Cause & Consequence
- Fire or explosion
Onshore construction/rig repair yard
Any Activity Type
Incident Info Source
Specific Incident Equipment
The cause of the fire is believed to be radiant heat from an uninsulated and cracked exhaust bellows igniting the insulation in the deck head. The insulation was later found to be soiled (loaded with soot and hydrocarbons). The fire spread through the engine room and briefly flashed over to the engine room roof.Factors that caused the fire to escalate include:Availability of flammable material in the engine room, including hydrocarbon contaminated insulation and a wheelie bin. Main fire water pumps unavailable once the main generators were shut down. The fire in the engine room ruptured the rig-air line. The loss of rig air disabled the emergency fire pump's automatic air primer. It took over 2 hours to manually prime and start the emergency fire pump. The rig-air isolation valve for the engine room was in the engine room. Some portable fire extinguishers did not function. Factors that may have led to further escalation of the fire include:Bulk lube oil & hydraulic fluid were stored on the engine room roof - a brief flash fire occurred in this area before being extinguished by the support vessels water cannon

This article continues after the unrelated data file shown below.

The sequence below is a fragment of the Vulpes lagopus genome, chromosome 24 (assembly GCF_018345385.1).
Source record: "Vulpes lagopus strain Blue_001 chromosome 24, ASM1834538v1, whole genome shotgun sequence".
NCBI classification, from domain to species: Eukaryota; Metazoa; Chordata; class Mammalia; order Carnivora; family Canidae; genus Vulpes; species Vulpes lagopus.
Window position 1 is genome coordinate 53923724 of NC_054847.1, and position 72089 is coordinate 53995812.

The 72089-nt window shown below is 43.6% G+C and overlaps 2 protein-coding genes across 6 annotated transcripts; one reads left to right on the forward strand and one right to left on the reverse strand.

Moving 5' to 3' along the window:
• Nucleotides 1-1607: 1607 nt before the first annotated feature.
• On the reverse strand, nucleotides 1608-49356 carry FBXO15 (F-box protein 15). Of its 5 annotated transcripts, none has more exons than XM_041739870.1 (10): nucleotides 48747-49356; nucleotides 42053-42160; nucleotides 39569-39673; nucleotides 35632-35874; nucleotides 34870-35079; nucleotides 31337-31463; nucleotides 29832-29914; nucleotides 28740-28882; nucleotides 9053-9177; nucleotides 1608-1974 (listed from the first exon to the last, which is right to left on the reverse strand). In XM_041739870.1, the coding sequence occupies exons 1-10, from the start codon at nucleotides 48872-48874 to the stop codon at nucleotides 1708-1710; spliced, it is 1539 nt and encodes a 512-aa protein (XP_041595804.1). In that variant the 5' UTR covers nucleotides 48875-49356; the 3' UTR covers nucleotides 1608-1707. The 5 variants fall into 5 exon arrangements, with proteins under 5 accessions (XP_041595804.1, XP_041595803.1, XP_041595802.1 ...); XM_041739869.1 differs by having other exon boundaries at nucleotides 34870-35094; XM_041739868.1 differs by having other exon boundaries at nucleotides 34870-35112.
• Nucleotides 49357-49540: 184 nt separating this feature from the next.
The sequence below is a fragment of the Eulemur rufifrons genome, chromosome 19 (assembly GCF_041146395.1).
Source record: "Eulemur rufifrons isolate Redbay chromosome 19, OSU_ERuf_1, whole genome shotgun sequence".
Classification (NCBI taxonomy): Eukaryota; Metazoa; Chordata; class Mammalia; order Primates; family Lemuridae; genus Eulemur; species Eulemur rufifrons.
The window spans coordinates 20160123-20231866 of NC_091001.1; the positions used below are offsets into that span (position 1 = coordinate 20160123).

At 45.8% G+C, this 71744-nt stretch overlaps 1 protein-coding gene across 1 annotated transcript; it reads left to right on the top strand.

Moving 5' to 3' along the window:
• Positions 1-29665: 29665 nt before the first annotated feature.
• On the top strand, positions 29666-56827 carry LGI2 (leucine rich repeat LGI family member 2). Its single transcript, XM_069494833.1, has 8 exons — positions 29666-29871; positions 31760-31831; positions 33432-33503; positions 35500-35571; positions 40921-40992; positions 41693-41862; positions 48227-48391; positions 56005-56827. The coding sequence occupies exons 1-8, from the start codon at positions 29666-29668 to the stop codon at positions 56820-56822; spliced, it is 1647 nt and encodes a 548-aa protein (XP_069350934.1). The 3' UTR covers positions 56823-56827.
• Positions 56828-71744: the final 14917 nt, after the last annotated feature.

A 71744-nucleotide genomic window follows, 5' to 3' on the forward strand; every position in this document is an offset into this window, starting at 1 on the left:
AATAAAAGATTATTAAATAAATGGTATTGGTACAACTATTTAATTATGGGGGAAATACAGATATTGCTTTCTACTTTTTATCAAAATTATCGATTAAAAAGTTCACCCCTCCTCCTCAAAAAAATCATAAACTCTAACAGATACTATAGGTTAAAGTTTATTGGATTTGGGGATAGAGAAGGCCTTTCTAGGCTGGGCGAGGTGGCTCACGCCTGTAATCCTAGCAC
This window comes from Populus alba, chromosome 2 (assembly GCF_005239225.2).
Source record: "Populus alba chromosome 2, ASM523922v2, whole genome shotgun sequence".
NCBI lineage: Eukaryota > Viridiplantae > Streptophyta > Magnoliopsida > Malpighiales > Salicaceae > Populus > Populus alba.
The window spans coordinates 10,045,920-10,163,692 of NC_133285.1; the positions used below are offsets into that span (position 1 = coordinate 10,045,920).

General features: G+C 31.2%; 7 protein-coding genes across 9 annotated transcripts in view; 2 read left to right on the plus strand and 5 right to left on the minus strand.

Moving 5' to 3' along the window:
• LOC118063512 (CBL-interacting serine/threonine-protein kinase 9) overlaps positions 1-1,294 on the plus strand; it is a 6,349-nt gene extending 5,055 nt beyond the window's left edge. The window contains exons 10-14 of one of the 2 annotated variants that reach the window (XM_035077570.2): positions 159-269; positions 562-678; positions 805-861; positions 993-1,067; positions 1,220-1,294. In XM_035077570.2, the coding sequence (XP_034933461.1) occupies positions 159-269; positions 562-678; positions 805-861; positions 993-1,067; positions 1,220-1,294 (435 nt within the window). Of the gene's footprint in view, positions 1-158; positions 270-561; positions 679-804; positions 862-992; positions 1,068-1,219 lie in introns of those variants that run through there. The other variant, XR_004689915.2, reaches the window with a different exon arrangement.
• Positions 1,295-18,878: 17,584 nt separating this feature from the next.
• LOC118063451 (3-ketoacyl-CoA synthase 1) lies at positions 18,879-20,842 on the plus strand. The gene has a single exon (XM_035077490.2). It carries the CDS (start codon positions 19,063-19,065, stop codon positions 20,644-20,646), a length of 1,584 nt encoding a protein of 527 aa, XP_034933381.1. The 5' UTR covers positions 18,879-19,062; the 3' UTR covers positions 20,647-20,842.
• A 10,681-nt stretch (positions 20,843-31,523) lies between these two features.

Engine room fires are a very serious risk. Inspection and maintenance of exhausts, fuel lines, turbochargers & superchargers are critical, including the inspection and replacement of contaminated/damaged insulation. Housekeeping and cleanliness make a difference in reducing risk and damage. Provision and testing of emergency equipment is critical (in this case some CO2 cylinders did not activate when required and some portable fire extinguishers did not function). Redundancy in emergency systems can save lives. Consideration for facility specific common mode failures and escalation factors (in this case the rig air system). The role of stand-by vessels is critical. Highlights importance of emergency response for various scenarios. Practice makes perfect.